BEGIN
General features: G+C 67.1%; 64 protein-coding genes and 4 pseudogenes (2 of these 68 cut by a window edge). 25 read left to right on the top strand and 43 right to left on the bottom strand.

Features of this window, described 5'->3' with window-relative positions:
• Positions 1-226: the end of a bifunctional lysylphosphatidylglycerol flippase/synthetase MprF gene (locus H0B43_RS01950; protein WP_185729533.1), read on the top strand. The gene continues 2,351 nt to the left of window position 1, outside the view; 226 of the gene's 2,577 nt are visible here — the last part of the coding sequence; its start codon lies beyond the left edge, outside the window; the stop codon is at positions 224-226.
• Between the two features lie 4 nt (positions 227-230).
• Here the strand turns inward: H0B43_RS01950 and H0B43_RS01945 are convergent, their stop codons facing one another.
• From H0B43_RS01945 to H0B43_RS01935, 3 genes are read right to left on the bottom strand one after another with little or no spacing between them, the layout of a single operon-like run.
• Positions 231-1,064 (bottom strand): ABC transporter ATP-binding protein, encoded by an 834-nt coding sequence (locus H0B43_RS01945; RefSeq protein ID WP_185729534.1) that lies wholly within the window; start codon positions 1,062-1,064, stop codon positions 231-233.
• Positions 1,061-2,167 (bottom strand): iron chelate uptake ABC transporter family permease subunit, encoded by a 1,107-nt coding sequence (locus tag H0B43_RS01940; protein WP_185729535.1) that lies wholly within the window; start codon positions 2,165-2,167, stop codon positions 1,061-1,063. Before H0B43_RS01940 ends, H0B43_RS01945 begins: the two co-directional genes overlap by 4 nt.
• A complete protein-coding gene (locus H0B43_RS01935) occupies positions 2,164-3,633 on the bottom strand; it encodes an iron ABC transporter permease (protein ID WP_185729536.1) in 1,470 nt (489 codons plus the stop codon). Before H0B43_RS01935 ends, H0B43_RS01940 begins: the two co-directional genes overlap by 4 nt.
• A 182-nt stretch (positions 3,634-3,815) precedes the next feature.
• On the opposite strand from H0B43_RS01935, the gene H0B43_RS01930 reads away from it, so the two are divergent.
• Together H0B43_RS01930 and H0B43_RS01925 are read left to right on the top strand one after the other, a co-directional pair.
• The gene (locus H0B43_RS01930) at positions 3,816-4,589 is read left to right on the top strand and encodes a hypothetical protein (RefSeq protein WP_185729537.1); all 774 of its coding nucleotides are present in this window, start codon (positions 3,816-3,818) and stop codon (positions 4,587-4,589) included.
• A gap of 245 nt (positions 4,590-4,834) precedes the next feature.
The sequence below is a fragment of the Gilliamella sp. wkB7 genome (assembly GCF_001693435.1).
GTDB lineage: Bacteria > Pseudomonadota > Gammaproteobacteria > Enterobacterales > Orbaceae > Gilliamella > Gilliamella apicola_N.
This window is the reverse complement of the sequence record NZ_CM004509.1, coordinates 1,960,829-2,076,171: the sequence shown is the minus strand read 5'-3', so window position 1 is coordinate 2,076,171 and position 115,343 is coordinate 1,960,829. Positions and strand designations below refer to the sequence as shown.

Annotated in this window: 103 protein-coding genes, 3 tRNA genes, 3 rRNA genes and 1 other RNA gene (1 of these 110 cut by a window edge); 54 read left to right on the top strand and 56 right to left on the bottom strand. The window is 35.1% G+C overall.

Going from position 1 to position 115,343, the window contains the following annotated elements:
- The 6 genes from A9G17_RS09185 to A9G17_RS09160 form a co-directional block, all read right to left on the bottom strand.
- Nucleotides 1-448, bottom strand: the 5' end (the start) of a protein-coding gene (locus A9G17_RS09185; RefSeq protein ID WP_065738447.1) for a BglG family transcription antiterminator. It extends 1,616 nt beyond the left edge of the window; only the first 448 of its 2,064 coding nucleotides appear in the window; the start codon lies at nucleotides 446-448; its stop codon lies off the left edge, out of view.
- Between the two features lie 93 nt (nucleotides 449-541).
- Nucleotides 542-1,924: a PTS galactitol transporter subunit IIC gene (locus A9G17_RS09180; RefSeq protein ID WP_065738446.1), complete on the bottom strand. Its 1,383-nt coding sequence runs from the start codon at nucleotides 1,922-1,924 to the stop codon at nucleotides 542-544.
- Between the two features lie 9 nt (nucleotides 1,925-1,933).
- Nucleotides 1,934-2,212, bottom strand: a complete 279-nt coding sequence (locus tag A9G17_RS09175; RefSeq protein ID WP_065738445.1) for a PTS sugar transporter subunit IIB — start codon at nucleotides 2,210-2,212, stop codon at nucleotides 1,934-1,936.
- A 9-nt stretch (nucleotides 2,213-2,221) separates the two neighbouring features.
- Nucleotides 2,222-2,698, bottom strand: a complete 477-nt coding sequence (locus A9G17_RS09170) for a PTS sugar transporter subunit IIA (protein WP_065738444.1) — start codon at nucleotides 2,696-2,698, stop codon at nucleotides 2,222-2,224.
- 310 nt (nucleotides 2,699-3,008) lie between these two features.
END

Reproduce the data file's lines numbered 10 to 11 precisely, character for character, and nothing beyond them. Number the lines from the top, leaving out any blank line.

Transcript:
• A 182-nt stretch (positions 3,634-3,815) precedes the next feature.
• On the opposite strand from H0B43_RS01935, the gene H0B43_RS01930 reads away from it, so the two are divergent.